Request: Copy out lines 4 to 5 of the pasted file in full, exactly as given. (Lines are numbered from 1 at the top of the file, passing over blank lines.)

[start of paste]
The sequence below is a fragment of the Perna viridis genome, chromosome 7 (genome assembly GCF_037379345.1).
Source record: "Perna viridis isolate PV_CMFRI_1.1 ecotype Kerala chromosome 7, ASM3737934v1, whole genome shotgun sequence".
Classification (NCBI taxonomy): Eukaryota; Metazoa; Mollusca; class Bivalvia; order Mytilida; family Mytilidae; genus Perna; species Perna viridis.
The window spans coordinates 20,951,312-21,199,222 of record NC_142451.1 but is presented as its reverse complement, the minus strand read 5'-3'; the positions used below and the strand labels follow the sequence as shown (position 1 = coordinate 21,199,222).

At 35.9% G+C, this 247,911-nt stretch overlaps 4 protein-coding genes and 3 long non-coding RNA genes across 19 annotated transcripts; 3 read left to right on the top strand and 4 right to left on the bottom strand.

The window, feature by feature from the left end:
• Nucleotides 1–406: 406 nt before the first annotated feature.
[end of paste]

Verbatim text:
The window spans coordinates 20,951,312-21,199,222 of record NC_142451.1 but is presented as its reverse complement, the minus strand read 5'-3'; the positions used below and the strand labels follow the sequence as shown (position 1 = coordinate 21,199,222).

At 35.9% G+C, this 247,911-nt stretch overlaps 4 protein-coding genes and 3 long non-coding RNA genes across 19 annotated transcripts; 3 read left to right on the top strand and 4 right to left on the bottom strand.